A woman in her early 30s, who gave birth to a son a month ago and has Covid-19, should be allowed to die against her family’s wishes, a judge has decided.
Mr Justice Hayden ruled that doctors can lawfully stop providing life-support treatment to the woman, who has an underlying health condition and is in an induced coma.
A specialist told him that everything had been tried and the woman’s chances of recovery were ‘zero’.
The judge considered the case at an urgent virtual hearing in the Court of Protection, where issues relating to people who lack the mental capacity to make decisions for themselves are analysed, late on Tuesday.
He said the woman, a Muslim who was married and also had a daughter, could not be named.
Mr Justice Hayden (pictured) ruled that doctors can lawfully stop providing life-support treatment to the woman, who has an underlying health condition and is in an induced coma
Bosses at the University Hospitals of Leicester NHS Trust had asked him to rule that ending life-support treatment would be in the woman’s best interests.
The woman’s husband and sister said she should be given more time and treatment should continue.
They said Muslims believed that only God could end life.
But the judge said evidence showed that doctors were no longer preserving the woman’s life, but prolonging her death.
He concluded that ending treatment would be in her best interests and said she should be allowed to die with dignity.
Mr Justice Hayden said the woman’s ‘life and hopes’ had been extinguished by ‘this insidious virus’, and a young family ‘split apart prematurely’.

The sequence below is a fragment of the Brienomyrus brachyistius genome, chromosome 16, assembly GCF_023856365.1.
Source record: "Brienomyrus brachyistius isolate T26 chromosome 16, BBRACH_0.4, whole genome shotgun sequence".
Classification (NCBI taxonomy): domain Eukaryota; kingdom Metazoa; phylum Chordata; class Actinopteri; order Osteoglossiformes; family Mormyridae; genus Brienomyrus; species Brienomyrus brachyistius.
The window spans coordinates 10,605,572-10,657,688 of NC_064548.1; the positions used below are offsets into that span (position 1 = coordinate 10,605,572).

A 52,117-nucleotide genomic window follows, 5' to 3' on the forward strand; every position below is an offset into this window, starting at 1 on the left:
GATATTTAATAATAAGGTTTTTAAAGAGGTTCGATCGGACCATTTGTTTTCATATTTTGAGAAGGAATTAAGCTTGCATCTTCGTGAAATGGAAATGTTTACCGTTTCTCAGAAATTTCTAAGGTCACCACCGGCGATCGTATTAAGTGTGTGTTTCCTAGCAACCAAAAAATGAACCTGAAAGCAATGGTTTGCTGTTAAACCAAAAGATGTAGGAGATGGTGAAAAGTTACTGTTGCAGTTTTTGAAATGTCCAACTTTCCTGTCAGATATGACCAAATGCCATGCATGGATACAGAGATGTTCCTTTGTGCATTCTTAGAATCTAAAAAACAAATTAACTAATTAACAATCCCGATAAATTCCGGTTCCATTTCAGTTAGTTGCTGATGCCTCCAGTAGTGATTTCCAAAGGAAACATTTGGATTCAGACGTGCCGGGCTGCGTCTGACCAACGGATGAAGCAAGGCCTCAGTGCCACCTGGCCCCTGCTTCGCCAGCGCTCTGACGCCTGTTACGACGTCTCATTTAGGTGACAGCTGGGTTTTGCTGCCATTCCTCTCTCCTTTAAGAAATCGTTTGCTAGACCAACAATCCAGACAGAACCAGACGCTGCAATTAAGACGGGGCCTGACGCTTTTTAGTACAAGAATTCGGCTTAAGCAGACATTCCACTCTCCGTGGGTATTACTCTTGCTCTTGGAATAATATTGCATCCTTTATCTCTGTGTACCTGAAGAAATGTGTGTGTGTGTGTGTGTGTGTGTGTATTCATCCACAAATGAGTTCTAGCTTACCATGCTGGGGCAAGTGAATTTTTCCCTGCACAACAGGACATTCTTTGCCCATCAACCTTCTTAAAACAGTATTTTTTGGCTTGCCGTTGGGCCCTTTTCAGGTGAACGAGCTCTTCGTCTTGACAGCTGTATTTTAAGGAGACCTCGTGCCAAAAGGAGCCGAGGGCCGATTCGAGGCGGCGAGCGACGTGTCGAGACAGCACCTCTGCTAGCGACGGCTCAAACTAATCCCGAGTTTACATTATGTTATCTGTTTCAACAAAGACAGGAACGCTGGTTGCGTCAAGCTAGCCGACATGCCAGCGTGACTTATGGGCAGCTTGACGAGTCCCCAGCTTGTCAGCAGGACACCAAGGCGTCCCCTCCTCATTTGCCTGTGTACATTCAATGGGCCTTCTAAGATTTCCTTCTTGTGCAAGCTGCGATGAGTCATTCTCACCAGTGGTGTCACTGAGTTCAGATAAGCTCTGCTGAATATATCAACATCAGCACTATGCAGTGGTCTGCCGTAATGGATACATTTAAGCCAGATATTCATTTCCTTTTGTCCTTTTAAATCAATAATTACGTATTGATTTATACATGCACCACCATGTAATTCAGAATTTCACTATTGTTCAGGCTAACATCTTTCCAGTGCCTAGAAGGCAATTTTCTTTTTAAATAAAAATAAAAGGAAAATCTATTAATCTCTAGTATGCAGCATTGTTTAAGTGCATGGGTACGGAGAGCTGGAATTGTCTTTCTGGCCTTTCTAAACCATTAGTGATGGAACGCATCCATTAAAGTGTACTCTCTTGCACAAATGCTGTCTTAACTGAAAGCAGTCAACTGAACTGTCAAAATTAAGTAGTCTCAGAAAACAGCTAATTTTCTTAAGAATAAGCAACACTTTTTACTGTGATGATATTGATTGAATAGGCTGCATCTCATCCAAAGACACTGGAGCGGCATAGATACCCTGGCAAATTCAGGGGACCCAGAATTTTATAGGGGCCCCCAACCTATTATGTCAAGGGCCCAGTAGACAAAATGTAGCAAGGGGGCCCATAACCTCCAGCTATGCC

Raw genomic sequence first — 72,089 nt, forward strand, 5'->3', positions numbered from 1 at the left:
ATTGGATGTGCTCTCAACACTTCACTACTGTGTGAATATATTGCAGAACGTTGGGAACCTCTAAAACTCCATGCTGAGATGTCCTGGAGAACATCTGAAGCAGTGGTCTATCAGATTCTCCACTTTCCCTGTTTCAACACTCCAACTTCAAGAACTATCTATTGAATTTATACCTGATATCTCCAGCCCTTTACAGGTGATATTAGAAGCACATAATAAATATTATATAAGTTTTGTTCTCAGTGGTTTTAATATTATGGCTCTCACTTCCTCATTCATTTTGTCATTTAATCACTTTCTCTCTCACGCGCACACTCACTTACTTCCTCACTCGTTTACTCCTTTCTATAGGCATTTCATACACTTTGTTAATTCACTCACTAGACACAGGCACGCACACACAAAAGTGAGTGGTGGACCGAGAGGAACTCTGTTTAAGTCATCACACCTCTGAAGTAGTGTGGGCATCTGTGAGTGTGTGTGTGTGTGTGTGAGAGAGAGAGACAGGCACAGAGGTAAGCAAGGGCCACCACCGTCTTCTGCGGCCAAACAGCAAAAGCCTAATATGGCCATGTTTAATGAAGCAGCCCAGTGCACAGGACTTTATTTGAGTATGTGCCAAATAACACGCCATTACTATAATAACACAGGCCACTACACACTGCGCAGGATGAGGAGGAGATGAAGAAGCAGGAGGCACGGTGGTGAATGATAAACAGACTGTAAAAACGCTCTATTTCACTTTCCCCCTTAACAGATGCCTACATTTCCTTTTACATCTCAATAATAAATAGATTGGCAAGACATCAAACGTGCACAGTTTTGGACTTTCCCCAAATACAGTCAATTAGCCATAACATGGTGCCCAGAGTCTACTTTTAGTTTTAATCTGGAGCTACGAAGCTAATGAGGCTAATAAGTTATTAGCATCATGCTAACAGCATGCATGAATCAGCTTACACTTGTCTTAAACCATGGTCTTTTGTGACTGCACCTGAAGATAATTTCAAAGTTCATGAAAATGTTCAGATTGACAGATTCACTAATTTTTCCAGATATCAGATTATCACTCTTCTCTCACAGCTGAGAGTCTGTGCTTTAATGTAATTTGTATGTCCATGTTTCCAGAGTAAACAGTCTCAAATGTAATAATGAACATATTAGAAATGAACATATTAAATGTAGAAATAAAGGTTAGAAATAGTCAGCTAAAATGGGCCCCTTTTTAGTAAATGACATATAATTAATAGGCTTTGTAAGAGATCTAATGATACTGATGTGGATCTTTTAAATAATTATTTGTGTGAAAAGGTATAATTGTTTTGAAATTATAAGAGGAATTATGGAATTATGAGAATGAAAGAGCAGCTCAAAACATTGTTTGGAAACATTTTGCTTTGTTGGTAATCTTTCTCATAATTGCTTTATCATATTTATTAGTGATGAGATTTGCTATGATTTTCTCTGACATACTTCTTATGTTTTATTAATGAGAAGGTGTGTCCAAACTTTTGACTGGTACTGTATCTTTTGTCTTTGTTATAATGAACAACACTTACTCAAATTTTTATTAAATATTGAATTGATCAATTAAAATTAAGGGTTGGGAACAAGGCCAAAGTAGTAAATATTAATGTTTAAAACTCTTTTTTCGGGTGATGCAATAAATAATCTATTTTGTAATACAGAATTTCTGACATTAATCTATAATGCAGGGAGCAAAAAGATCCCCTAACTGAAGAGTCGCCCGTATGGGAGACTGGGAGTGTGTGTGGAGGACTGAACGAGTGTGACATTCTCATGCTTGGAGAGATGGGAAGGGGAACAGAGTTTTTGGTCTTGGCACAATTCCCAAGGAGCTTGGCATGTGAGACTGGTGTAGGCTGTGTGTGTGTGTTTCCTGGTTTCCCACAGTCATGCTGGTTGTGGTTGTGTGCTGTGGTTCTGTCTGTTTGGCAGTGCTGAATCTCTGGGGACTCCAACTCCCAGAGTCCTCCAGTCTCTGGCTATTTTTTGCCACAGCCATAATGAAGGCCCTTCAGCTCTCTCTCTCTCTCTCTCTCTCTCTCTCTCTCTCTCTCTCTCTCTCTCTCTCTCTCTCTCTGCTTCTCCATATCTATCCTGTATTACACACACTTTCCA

‘This family is seeking a miracle,’ he said.
The Court of Protection and Central Family Court, in High Holborn, central London
‘This is a very young mother in circumstances of almost-unspeakable sadness.’
He added: ‘It is a tragedy of an almost-unimaginable dimension.’
Mr Justice Hayden said doctors had prepared a palliative care plan and the woman’s family would be able to see her.
‘The objective is not to shorten her life,’ he added. ‘(But) to avoid the prolongation of her death.’
The judge was told that the woman suffered from Addison’s disease – a rare disorder of glands that produce essential hormones.
He heard that she had developed Covid-19 while at home and been rushed to hospital a month ago when 32 weeks’ pregnant.
Doctors had delivered her son by caesarean section shortly after she was admitted.
They said her pancreas had ceased to function and one lung had ‘died’.
‘Her chances of making any meaningful recovery are with the Covid are slim,’ a specialist overseeing her care told Mr Justice Hayden.
‘The feeling of the whole team is that she has reached the point where it is, in essence, zero.’
He said CT scans showed ‘essentially no normal lung function’.
The woman’s sister told the judge that the family was Muslim and believed that only God could end life.
‘We believe in miracles,’ she said.
‘When God has written our death, that is when we will die.’
She added: ‘To unplug the machine, this is for us like asking someone to kill us.’